Okay. So I like audio guides. And Sphinxes. So sue me.
Sphinxes aren’t the big gig in the Brit Museum, Ramesses II is. And he is impressive. The grandeur of his visage is made all the more poignant by the addition of Shelley’s “Ozymandias” underneath:-
I met a traveller from an antique land
Who said: “Two vast and trunkless legs of stone
Stand in the desert. Near them, on the sand,
Half sunk, a shattered visage lies, whose frown,
And wrinkled lip, and sneer of cold command,
Tell that its sculptor well those passions read
Which yet survive, stamped on these lifeless things,
The hand that mocked them and the heart that fed:
And on the pedestal these words appear:
‘My name is Ozymandias, king of kings:
Look on my works, ye Mighty, and despair!’
Nothing beside remains. Round the decay
Of that colossal wreck, boundless and bare
The lone and level sands stretch far away.”
There are just a few spots in the entire museum that really capture the weirdness of the place, how old the world is and how every human that has ever lived has left their mark in some way, great or small. Pausing for a few moments to read that perfect poem provides just the right kind of reflection.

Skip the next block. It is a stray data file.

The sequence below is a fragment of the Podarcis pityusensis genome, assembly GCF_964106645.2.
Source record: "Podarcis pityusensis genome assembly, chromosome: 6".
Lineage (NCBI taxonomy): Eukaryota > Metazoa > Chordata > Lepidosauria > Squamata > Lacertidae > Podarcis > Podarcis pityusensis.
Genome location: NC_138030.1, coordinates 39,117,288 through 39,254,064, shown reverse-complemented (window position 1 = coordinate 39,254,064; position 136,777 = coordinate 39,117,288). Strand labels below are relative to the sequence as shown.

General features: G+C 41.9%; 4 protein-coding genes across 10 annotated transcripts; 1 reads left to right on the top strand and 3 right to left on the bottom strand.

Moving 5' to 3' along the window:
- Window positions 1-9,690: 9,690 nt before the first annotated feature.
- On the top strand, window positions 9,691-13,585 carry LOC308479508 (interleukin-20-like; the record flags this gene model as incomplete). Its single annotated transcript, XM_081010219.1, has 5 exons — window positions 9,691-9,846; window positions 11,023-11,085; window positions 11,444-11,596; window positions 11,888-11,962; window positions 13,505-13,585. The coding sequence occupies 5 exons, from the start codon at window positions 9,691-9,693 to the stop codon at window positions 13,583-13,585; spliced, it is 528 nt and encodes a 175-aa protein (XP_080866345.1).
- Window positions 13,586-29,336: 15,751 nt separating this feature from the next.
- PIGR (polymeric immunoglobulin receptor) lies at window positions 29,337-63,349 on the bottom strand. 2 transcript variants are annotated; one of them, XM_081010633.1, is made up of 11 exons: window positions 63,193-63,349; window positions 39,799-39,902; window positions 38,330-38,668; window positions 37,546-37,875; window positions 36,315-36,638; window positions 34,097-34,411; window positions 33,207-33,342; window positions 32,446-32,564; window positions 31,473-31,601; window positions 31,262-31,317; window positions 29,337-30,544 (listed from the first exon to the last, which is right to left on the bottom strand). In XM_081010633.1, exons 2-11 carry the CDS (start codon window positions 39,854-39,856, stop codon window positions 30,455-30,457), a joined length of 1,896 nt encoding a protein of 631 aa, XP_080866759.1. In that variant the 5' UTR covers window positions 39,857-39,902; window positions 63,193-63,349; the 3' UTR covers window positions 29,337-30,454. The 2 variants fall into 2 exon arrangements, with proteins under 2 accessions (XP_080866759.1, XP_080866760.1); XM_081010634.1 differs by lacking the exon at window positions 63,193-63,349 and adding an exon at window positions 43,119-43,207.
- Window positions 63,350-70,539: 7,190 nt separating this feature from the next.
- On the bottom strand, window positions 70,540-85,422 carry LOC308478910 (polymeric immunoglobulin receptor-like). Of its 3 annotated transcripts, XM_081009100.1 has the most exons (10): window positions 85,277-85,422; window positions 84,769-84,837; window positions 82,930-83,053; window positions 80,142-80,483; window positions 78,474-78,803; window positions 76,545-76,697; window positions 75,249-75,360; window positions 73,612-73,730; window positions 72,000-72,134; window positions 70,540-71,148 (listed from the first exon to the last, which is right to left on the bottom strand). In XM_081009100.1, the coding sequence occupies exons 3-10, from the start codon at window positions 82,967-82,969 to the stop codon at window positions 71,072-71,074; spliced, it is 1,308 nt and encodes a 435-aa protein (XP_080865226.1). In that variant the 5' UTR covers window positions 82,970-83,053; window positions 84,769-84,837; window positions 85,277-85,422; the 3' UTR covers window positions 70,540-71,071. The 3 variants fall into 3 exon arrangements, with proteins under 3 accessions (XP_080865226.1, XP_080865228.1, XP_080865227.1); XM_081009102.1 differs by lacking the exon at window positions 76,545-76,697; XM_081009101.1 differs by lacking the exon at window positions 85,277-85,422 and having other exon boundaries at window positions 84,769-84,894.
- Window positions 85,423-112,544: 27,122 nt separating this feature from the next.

This boy is clearly despairing. Or he might just be on the phone.
And then we’re moving on, because there’s loads more to see.
The Rosetta Stone is exciting to see because I can hardly remember a time I didn’t know about it. But – and I know I’m old-fashioned here so it’s okay – I’d kinda like it to be in an older sort of room. Maybe something a bit more upmarket than the old section on the Crystal Maze, but just not so – glass. It’s just the way I’m made. I like a bit of clutter, and that doesn’t mean I want to have to sift through old stones to try and figure out which one is written in Egyptian, Greek and Latin while Japanese tourists film the life out of me so they can post it on YouTube on the Tube home, but I’d just like a smidgeon of authenticity. Yeah, and I know the Rosetta Stone is authentic enough but it’s all just a bit bright. I don’t know, maybe they could do something where you’d get a torch with your audio guide and a backpack with enough water for two hours and a few EasiSingles. Then you’d just be sent into a pretty primitive layout to figure out where you were going. That would sort the YouTubers from the genuine fans, let me tellsya.